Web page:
How To Sell Your Blog Interview
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I like to follow the sales of blogs, I find it interesting. We blogged about Blogging Fingers getting sold a while back. The blog on the block this time was Bloggin-Ads. Mike has become a friend and contact over instant messaging since his blog has emerged. Lately he has fallen on some hard times.
I hate seeing a blogger down, so I did my best to help his sale along. I thought now that his blog has sold it would be a great thing to interview him.
If you missed the sale, he recently sold his blog for $5,000, expecting a lot more (as did I). He cited other blogs being sold.
http://onemansgoal.com sold for $10,000
http://cashquests.com sold for $15,000
http://johncow.com sold for $25,000
http://bloggingexperiment.com/ sold for $15,000
http://bloggingfingers.com sold for $6,000
http://www.blogohblog.com/ sold for $10,000
According to this list, his blog was definitely valued at about 15-20k in my opinion. Whoever got it, definitely got a steal in my opinion.
I interviewed Mike Huang to see what went wrong.
Was selling your blog harder or easier than you thought?
Yeah, it was actually a lot harder to find bidders and potential buyers than I thought. I really thought I would receive bids up to $10,000, but that was out of the picture. Not to mention, the sale was hard on my wife and I especially after all the hard work put into it.
Why don’t you think you got the price you wanted? The long term advertising promises? Or something else?
From what I’ve been told, it is because of the long term advertising. What I should’ve done was not mention that, just receive bids, and if it goes high enough, I would just refund all the advertisers. I believe I could’ve gotten a least $7,000 or $8,000.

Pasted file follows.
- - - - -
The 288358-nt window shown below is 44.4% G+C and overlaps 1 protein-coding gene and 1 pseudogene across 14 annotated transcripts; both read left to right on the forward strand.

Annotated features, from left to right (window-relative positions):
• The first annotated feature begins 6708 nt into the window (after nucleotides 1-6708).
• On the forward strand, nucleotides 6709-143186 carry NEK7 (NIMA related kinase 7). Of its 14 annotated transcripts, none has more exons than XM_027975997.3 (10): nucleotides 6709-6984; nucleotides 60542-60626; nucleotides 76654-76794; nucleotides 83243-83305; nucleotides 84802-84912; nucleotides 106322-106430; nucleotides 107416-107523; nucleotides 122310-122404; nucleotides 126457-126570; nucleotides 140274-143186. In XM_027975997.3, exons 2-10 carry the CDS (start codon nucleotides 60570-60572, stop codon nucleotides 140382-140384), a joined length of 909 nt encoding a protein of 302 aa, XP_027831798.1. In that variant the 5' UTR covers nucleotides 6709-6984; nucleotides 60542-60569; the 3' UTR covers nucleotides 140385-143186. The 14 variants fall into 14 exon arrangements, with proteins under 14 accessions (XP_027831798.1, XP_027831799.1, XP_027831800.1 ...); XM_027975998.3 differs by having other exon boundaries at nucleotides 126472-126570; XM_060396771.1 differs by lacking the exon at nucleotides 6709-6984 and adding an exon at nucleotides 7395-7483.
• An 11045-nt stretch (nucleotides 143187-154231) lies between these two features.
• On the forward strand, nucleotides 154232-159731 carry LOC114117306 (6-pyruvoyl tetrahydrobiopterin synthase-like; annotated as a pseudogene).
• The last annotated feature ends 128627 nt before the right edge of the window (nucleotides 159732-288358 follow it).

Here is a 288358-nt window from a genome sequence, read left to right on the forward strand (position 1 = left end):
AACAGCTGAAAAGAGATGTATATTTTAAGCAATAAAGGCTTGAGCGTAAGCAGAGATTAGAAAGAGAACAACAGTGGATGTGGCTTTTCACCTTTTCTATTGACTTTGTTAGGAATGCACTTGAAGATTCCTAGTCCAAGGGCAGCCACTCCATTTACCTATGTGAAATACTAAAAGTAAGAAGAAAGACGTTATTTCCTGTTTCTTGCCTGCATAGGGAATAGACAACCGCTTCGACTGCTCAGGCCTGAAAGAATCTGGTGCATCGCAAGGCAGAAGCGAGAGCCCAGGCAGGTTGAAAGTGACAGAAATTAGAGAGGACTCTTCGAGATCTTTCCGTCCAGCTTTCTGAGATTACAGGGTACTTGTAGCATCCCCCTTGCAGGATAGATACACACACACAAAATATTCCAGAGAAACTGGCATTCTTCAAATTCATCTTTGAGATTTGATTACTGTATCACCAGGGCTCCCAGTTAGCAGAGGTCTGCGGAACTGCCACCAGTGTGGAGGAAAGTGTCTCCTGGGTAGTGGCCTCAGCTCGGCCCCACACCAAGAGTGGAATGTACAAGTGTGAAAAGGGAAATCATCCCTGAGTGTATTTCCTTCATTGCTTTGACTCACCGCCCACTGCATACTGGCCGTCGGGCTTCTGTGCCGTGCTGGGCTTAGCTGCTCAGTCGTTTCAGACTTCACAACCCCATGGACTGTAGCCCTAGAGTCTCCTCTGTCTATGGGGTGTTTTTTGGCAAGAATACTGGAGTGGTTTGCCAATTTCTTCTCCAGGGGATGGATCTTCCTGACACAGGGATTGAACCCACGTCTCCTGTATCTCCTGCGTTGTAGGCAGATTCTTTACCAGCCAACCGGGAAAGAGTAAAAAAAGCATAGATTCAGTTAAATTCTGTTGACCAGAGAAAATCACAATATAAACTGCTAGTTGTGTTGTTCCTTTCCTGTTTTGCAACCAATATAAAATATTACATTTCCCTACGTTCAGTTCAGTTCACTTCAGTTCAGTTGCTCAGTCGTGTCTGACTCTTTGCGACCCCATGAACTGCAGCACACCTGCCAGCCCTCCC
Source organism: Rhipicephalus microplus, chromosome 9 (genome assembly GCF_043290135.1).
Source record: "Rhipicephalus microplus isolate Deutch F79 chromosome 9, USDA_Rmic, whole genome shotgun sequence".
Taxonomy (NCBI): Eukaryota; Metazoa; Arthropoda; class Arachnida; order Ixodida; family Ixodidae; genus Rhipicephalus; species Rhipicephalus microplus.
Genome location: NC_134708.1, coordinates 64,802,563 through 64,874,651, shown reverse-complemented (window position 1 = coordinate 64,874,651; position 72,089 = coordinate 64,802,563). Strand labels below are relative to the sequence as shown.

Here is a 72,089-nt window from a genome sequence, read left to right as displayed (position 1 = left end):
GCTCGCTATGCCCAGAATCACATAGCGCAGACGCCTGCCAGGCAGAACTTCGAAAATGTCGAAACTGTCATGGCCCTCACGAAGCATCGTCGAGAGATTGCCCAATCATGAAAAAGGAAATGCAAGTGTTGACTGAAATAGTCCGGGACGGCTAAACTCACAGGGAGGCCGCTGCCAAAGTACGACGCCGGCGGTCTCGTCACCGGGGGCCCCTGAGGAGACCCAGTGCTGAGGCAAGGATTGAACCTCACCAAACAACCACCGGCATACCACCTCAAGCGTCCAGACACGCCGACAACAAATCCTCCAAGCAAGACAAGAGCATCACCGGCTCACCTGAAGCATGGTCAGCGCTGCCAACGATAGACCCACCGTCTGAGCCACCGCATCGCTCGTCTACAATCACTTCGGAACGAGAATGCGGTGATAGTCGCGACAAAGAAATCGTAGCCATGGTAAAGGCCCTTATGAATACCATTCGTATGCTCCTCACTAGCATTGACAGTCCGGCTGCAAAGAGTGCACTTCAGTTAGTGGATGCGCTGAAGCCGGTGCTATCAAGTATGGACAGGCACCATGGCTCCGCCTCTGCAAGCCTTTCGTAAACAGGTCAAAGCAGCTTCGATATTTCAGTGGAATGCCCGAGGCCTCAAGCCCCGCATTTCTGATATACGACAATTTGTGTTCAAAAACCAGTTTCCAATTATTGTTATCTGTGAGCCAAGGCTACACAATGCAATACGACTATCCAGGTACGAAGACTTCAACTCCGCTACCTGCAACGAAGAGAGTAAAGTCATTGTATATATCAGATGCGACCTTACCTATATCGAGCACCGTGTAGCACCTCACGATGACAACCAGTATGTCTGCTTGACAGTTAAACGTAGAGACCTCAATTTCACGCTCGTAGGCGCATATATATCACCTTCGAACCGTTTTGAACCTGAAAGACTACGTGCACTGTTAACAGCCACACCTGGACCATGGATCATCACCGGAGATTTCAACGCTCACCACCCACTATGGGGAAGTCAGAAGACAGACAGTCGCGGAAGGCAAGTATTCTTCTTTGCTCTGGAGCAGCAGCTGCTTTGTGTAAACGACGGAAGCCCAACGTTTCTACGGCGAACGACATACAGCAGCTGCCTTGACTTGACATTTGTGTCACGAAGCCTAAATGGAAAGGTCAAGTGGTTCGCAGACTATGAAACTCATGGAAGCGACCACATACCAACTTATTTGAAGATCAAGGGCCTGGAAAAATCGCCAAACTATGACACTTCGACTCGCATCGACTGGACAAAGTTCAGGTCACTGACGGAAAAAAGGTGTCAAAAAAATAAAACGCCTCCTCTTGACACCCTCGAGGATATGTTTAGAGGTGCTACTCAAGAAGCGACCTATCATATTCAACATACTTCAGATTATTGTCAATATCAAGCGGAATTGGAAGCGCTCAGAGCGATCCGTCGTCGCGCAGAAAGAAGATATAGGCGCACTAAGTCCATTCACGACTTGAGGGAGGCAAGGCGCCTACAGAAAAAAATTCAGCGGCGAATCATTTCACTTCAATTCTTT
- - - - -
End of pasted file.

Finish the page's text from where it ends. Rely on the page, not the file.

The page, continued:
Another problem is the domain, which has a dash in it, which could cause problems with SEO, but not too much.
You mentioned the sale at Mybloglog, Blogcatalog, and Twitter. I also saw it on a lot of forums, which ones? What do you think drove the most bidders?
I mentioned it EVERYWHERE (mybloglog, blogcatalog, twitter, etc). Digital Point, Bloggeries, and NamePros. The most bidders most likely came from twitter or from other bloggers that mentioned it (hopefully BAYB!)
What did you learn from the sale?
What I learned is that you should never expect too much from selling ANYTHING because it may come out different than expected. A sale is much harder than what it seems and actually requires a lot of work.
Anything else we should know? Is the sale for $5,000 finalized?
It’s pretty much finalized and it’s in progress on escrow.com right now. Another thing to mention is that Escrow.com is the safest way to sell a site. Depending on the amount, if it goes over a few thousand, a seller should use escrow.
The advertising slots that were already promised seemed to be the downfall, there were also other negative comments in sale thread.
A few pointers by observation when selling a blog:
- Tie up future advertising. I generally don’t like to sell a year in advance lately, but I have as of late.
- Along with advertising tie up any lose ends to make you look bad. Mike still had an open contest that wasn’t finalized which caused problems.
- Don’t change the blog around, keep the theme and posts going regular so the bidders can see how the blog functions and won’t take over with nothing left.
- Offer to stay on as a paid blogger to keep the “face” of the blog there, if possible.
- Lastly, this goes for Mike, don’t redirect the URL to another site in the closing hours of your auction!
Any other questions you have for Mike that I missed I’m sure he’d be happy to answer!